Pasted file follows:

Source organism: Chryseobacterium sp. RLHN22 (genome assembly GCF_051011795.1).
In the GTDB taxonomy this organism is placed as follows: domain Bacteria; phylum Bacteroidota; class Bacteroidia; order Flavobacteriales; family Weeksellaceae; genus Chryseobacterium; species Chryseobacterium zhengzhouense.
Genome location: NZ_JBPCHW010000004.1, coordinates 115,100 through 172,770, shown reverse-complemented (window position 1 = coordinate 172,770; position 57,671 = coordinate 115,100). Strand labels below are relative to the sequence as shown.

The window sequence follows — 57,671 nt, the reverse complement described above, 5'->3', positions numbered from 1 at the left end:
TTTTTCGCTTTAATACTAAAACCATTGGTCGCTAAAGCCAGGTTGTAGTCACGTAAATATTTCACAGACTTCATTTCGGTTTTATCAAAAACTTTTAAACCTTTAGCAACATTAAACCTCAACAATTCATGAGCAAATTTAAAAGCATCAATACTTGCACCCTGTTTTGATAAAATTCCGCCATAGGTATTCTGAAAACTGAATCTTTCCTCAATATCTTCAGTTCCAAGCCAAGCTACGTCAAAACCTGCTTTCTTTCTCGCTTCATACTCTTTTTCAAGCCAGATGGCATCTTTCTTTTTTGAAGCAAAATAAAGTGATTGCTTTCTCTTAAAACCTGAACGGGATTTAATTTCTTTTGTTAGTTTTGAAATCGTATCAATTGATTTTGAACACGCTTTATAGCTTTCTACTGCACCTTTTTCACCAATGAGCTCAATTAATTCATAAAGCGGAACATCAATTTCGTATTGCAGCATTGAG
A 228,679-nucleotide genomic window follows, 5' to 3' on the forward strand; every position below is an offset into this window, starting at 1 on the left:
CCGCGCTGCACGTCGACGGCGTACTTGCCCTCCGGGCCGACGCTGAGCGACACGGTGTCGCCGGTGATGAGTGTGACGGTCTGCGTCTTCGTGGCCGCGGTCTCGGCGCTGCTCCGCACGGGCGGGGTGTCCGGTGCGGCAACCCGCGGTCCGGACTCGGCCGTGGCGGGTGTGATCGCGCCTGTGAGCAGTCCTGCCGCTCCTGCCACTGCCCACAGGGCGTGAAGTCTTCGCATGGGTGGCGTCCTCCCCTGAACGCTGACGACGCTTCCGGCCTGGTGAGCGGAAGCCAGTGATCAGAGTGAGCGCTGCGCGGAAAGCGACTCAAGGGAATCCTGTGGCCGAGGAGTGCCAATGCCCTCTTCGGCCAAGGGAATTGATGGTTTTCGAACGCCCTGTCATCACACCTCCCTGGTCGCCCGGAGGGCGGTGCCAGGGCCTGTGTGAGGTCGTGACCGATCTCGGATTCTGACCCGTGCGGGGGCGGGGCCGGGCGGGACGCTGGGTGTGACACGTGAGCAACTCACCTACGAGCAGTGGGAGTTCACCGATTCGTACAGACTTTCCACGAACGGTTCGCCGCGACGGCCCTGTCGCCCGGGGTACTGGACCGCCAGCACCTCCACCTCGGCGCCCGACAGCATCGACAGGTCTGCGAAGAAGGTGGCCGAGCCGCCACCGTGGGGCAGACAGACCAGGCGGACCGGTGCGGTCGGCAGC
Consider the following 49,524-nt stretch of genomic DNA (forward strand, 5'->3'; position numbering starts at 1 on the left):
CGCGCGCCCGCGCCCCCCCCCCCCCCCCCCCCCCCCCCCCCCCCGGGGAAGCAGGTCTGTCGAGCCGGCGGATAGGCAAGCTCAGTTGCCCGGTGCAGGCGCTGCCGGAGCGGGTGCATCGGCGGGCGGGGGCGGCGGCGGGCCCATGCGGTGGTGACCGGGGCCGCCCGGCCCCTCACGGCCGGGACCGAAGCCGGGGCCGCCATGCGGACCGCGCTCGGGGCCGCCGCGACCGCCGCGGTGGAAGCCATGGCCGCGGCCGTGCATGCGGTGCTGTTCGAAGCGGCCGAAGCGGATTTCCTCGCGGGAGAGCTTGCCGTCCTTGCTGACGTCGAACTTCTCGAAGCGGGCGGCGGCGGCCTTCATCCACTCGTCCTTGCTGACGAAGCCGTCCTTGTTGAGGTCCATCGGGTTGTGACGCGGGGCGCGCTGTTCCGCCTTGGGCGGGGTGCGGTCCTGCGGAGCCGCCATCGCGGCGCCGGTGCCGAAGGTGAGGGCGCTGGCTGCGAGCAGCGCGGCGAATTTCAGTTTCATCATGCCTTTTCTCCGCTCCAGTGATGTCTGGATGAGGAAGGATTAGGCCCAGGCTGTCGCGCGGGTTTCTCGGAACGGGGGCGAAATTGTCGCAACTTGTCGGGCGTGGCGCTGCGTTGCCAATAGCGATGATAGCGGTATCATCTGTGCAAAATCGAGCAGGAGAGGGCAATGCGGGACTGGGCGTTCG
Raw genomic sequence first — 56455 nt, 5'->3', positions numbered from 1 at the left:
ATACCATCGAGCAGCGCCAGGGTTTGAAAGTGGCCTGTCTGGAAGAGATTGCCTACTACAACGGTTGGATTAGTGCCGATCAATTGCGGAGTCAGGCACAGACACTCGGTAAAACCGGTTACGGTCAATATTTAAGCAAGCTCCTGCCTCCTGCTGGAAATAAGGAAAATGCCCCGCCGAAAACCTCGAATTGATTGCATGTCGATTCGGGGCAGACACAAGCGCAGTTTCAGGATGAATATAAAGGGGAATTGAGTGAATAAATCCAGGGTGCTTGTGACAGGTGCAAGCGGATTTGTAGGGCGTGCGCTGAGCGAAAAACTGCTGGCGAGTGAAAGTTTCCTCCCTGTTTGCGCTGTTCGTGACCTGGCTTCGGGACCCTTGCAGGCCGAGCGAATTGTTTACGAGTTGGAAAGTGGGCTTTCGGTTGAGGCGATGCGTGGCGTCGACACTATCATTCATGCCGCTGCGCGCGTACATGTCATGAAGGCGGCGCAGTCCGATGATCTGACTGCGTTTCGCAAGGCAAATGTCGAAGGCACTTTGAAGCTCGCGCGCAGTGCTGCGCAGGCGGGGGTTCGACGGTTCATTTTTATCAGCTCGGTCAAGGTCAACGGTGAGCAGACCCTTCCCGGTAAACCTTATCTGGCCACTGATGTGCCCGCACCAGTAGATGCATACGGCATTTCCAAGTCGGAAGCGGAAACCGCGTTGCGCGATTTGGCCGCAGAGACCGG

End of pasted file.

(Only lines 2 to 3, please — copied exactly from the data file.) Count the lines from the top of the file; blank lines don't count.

In the GTDB taxonomy this organism is placed as follows: domain Bacteria; phylum Bacteroidota; class Bacteroidia; order Flavobacteriales; family Weeksellaceae; genus Chryseobacterium; species Chryseobacterium zhengzhouense.
Genome location: NZ_JBPCHW010000004.1, coordinates 115,100 through 172,770, shown reverse-complemented (window position 1 = coordinate 172,770; position 57,671 = coordinate 115,100). Strand labels below are relative to the sequence as shown.